Alison Levitt summarised the top findings of the report as follows:

  1. “There is no evidence that the company itself or its officers have committed any criminal offences;
  2. I am satisfied that the allegations about poor working conditions and low rates of pay in many Leicester factories are not merely well-founded but substantially true;
  3. Boohoo’s monitoring of its Leicester supply chain was inadequate and this was attributable to weak corporate governance;
  4. From (at the very latest) December 2019, senior Boohoo Directors knew for a fact that there were very serious issues about the treatment of factory workers in Leicester and whilst it put in place a programme intended to remedy this, it did not move quickly enough;
  5. Boohoo ought to have appreciated the serious risks created by ‘lockdown’ in relation to potential exploitation of the workforce of the Leicester factories. It capitalised on the commercial opportunities offered by lockdown and believed that it was supporting Leicester factories by not cancelling orders, but took no responsibility for the consequences for those who made the clothes they sold. However, I received no evidence that the company’s purchasing practices are responsible for an increased COVID-19 rate in Leicester.”

She also underscored the inherent human rights and sustainability risks posed by Boohoo’s business model, which relies on extremely fast turnaround of products, from design to production to sales:

  • “(i) Boohoo’s extraordinary commercial growth has been so fast that its governance processes have failed to keep pace;
  • (ii) It has concentrated on revenue generation sometimes at the expense of the other, equally important, obligations which large corporate entities have;
  • (iii) It has not felt responsible for conditions in the Leicester factories on anything other than a superficial level; and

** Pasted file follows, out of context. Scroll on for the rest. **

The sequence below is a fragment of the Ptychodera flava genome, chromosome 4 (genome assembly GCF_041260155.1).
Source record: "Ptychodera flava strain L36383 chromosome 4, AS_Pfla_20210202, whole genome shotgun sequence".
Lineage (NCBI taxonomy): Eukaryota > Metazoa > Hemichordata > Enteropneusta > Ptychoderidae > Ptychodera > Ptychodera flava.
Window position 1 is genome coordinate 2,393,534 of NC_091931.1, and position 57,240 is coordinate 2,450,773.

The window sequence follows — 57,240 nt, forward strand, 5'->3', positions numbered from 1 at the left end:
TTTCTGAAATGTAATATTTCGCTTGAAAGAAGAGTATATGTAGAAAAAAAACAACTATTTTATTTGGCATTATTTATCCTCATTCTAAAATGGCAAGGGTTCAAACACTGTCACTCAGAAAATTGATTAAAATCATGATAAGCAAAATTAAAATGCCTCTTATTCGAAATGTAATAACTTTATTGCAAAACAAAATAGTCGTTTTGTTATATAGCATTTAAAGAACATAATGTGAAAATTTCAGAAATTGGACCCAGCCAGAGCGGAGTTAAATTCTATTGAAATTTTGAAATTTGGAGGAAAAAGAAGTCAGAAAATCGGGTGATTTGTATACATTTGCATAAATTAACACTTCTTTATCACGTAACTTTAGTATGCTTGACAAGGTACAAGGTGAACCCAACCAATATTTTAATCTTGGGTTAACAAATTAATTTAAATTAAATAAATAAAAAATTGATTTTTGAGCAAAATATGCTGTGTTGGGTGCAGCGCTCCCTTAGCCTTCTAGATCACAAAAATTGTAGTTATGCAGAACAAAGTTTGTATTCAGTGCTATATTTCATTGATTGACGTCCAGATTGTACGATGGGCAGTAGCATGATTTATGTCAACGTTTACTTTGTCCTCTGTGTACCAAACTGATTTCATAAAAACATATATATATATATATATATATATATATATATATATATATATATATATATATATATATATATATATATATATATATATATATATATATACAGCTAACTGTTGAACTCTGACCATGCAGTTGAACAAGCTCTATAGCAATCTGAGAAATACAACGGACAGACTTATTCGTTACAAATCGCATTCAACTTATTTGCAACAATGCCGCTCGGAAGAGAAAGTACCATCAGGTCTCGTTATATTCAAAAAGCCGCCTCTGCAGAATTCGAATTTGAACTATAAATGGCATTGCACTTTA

• (iv) On occasions it has failed to appreciate that with the enormous advantages of being a publicly-listed company come responsibilities, one of which is on all occasions to act in the best interests of all the shareholders.”

These characteristics are endemic to other types of businesses as well and demonstrate the crucial importance for companies of understanding the impact of their purchasing practices and broader business model on people in their own operations and in the supply chain.

The study’s recommendations for the company

The study concluded with recommendations for Boohoo, briefly summarised below:

  • Gain oversight of the full supply chain: “Within six months Boohoo should reduce its approved suppliers to a list which contains a manageable number of companies, ideally without reducing capacity.” It should also seek to establish direct contractual relationships with as many of its suppliers as possible (i.e. “promoting” Tier 2 suppliers to Tier 1).
  • Increase supply chain transparency: “Boohoo should commit to publishing the refreshed list of Tier 1 suppliers and Tier 2 subcontractors as soon as possible” and should also do so on an annual basis.
  • Establish and enforce policy expectations for suppliers: Within six months, Boohoo should outline minimum requirements for its suppliers, including payment of minimum wage, proof of working hours, ‘right to work’ documentation, health and safety including fire safety and COVID-19 precautions, no unauthorised sub-contracting, and maintaining all documentation on-site for review by auditors. These issues should be categorised as zero-tolerance, critical, major and minor based on severity.